Igniting the Manual Propane Grill in Four Easy Steps

The manual grill can easily be ignited in these four simple steps.

  1. Find the lighting hole on the grill’s exterior. A small hole is usually given on the side panel of the grill near the burners. If you can’t find it just with a visual inspection, refer to the user manual instead of trying to ignite the grill from a wrong opening.
  2. Once you are sure about the lighting hole, fix the match on the curled holder that comes with manual propane grill. If you don’t have it, then get one.  There are two reasons why these holders are needed. It allows you to keep your hand on a distance to rule out any flame exposure. Secondly, many propane grills come with really narrow lighting holes where it’s quite difficult to put the lighted match directly from the hand. The narrow and long arm length of the holder allows you to easily enter the match in the hole. If you are not a pro and trying to ignite a manual propane grill without a holder, then prepare for wasting a lot of matchsticks and frustration.
  3. After mounting a match on the holder, light it and enter it into the lighting hole. Make sure you have already turned on the closest burner. If your propane grill is working fine, then it will be ignited in the first attempt.
  4. As the single burner is ignited, turn on the other knobs and wait for the ignited burner to cross light them. The same procedure can also be used to light an automatic grill whose ignition has broken down.

 

Working With an Old and Faulty Propane Grill

Even if you are well-versed in starting a propane grill, things get slightly different when they are old and develop some faults over the course of time. In order to keep your grilling risk and hassle-free, we would recommend you to have active troubleshooting conduct for the grill. There are multiple things that you have to take care of while working and starting an old propane grill.

 

 Replace the Rigid Rubber Pipes Immediately

Any portable grill is connected to its propane tank with rubber pipes. Over a long period of use and getting used in rough outdoor conditions, the rubber pipes start wearing down.  Besides visible signs of wear and tear, the flexibility of the rubber pipes is a major giveaway regarding its remaining operating life.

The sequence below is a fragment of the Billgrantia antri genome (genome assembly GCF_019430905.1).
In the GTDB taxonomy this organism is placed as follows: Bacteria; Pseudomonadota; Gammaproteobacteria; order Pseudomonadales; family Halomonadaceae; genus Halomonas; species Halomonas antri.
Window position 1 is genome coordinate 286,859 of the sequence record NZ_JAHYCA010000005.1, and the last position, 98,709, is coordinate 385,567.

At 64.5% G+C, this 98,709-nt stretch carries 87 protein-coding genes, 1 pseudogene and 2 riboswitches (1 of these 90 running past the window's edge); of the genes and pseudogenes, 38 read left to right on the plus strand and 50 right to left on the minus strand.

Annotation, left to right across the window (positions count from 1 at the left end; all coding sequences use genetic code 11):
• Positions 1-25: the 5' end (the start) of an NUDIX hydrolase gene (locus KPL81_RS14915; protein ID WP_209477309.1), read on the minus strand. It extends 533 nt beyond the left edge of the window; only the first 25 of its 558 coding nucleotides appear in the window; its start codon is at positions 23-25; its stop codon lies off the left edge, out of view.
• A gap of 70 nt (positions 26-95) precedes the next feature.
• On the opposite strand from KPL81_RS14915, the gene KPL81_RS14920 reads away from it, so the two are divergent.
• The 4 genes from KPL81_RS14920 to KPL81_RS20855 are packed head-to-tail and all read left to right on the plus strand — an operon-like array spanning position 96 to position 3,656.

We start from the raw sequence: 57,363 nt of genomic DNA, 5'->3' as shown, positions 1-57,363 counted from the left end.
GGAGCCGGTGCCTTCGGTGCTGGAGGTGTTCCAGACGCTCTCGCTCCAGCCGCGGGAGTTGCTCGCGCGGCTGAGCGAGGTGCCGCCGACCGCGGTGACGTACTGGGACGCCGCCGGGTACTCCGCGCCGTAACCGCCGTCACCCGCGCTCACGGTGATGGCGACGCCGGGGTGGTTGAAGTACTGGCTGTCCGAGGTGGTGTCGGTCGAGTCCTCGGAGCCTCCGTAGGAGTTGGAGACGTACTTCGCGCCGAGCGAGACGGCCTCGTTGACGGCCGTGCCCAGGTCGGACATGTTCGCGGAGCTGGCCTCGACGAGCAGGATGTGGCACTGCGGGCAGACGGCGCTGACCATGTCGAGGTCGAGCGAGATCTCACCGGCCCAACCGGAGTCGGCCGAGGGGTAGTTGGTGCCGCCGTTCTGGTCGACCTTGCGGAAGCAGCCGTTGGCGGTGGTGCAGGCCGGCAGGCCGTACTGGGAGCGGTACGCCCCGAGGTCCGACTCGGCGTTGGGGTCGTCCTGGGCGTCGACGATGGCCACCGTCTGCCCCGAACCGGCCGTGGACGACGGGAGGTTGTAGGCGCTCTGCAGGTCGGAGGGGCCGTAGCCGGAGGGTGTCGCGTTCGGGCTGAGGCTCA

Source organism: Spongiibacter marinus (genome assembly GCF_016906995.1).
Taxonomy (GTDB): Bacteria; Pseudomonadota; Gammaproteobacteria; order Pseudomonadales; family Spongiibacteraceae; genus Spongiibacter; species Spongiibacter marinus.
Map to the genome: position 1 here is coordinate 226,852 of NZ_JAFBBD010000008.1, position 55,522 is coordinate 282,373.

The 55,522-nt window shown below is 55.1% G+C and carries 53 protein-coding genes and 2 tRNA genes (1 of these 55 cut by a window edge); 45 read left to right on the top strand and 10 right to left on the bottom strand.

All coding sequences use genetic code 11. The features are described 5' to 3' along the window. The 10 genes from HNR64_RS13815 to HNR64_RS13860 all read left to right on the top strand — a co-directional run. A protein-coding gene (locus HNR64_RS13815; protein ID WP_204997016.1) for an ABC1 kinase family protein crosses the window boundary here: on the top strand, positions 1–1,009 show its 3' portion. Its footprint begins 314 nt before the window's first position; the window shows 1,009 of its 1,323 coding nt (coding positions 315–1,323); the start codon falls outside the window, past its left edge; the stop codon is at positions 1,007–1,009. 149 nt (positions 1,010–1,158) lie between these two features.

When you experience that a rubber pipe is not as elastic as it was at the time of installation, and feel quite stiffed during turning and twisting, then it’s time to replace it.

 

Don’t Avoid the Hissing Sound Coming from the Grill and Cylinder

Even when the burners of your propane grill are properly firing up, if there is the slightest sound of hissing then we would recommend you to check the entire setup for leaks instead of using it as before. One DIY method of checking gas leaks is to apply soapy water on the entire gas supply length i.e. pipe, connector, and valve. Wherever you see bubble formation in on the applied lather, it indicates a leak. Using a leaky propane setup is dangerous and we are pretty sure we don’t need to discuss why is it so.

 

Burner Replacement

In some instances, the ignition and gas supply is all perfect and fine, but the grill still refuses to start. If that’s the case, it may be the time to replace the burner. Burner replacement is not expensive troubleshooting. You can easily find some cheap yet reliable burner models of your propane grill on any hardware or home store.

 

Dealing With Cold Gas Supply

If you live in a region that experiences some significant temperature during winter and, then be ready for the slow gas supply in the grill during the entire season. Low temperatures actually freeze some part of propane to cut down its fluid volume. If you are using propane grills in winters, then open the gas valve of the cylinder a couple of hours before using it.

 

In case mercury drops below the freezing point, you might have to ‘defrost’ the propane supply by placing it somewhere warmer.

 

The ignition system of automatic propane grills is often powered by batteries. So, also have a look at them once in a while to check loose connections and battery condition.

 

With proper care and following the prescribed instructions, you can start a propane grill without any problem, which may otherwise spoil the beginning of a wonderful grilling evening.